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|Look up on-the-fly encryption or OTFE in Wiktionary, the free dictionary.|
On-the-fly encryption (OTFE), also known as Real-time Encryption, is a method used by some encryption programs, for example, disk encryption software. "On-the-fly" refers to the fact that the files are accessible immediately after the key is provided, and the entire volume is typically mounted as if it were a physical drive, making the files just as accessible as any unencrypted ones.
To be transparent to the end user, on-the-fly encryption usually requires the use of device drivers to enable the encryption process. Although administrator access rights are normally required to install such drivers, encrypted volumes can typically be used by normal users without these rights.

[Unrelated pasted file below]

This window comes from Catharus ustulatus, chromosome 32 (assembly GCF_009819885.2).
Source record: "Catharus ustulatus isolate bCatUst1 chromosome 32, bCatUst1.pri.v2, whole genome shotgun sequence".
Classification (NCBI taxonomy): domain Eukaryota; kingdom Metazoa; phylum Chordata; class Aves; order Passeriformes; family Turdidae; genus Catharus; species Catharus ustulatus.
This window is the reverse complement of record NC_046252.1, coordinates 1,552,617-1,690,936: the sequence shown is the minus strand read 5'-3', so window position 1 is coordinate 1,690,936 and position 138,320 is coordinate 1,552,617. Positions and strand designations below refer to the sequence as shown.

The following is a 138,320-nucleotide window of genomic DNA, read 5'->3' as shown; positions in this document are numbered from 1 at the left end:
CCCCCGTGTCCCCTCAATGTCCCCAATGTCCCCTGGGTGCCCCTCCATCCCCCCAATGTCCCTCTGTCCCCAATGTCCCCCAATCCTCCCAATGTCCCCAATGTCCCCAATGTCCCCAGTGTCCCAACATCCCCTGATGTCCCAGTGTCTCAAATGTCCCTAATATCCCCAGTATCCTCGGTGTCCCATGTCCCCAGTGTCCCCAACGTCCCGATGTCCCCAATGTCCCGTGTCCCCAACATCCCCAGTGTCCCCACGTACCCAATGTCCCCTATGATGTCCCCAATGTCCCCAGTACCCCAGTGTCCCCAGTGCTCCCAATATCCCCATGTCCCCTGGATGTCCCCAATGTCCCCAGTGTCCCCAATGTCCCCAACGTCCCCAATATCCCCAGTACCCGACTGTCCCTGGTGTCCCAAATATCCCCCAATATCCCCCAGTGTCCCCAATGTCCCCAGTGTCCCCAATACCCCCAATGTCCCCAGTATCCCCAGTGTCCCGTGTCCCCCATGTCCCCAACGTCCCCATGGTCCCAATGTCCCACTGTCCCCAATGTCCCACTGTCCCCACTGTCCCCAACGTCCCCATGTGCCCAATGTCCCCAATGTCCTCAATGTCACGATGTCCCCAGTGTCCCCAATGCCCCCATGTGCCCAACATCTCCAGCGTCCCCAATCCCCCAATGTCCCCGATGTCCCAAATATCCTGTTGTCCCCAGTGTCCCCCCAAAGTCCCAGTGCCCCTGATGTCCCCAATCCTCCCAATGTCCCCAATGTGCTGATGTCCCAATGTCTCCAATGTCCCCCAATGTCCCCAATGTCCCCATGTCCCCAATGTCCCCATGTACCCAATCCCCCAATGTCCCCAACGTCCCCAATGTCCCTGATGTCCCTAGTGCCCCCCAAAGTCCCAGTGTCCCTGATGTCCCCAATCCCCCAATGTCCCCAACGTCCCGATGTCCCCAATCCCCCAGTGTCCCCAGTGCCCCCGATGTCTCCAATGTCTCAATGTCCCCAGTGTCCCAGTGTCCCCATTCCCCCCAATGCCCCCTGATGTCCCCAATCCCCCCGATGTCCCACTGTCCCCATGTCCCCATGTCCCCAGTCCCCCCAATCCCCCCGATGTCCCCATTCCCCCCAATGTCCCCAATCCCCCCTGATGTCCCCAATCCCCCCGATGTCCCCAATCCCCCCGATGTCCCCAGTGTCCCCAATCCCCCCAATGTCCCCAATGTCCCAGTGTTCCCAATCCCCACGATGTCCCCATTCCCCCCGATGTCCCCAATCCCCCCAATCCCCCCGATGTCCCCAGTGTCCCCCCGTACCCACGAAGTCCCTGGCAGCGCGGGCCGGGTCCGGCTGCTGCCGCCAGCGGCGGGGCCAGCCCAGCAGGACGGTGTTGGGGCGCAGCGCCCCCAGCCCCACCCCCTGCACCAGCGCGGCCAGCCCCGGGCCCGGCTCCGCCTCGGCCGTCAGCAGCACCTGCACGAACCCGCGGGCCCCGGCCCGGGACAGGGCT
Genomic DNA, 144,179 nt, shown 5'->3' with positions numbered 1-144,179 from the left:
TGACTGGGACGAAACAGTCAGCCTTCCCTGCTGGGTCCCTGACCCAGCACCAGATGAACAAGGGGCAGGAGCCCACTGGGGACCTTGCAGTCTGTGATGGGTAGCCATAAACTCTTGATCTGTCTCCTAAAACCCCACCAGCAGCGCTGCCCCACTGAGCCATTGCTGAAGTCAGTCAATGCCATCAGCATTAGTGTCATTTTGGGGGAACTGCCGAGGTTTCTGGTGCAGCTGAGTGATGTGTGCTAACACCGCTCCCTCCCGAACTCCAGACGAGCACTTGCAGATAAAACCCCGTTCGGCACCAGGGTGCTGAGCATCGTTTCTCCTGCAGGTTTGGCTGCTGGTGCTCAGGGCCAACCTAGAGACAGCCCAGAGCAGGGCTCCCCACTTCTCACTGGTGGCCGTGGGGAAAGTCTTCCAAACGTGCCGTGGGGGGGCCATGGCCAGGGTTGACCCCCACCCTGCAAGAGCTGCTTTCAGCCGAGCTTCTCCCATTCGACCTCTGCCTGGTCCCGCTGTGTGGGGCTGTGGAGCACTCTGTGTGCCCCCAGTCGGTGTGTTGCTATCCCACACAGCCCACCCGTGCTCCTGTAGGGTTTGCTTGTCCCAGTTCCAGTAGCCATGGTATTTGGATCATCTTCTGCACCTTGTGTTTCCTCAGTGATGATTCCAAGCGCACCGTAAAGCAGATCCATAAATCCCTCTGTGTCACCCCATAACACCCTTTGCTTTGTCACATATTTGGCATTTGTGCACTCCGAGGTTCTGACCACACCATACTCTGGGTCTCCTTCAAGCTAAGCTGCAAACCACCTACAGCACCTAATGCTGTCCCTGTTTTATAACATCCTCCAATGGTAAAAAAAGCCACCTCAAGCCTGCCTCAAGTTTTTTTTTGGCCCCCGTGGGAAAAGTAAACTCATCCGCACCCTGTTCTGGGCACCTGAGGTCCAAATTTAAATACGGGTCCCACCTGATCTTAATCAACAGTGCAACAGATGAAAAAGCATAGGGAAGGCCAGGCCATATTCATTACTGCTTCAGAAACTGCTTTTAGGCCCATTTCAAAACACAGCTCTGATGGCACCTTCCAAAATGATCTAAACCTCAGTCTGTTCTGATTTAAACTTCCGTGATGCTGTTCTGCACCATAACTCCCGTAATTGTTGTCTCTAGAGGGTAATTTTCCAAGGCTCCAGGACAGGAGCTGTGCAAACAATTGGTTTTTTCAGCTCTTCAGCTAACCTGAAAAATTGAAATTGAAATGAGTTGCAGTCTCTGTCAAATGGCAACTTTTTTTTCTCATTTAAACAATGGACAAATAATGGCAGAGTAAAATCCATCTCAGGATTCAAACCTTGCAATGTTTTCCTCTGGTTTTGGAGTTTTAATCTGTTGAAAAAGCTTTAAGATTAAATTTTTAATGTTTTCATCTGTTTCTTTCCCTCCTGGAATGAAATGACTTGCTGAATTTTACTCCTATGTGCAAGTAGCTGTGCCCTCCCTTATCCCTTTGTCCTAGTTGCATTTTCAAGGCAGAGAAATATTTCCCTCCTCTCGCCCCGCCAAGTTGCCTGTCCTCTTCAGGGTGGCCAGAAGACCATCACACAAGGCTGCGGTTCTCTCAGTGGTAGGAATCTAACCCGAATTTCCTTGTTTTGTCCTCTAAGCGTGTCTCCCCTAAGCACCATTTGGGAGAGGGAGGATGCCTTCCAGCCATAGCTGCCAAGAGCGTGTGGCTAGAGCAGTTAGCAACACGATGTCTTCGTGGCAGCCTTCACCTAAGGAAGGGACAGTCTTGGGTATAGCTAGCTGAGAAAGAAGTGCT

On-the-fly encryption also means that data is automatically encrypted or decrypted right before it is loaded or saved, without any user intervention. No data stored on an encrypted volume can be read (decrypted) without using the correct password/keyfile(s) or correct encryption keys. The entire file system within the volume is encrypted (including file names, folder names, file contents, free space, meta data, etc.).
In general, every method in which data is transparently encrypted on write and decrypted on read can be called on-the-fly encryption.
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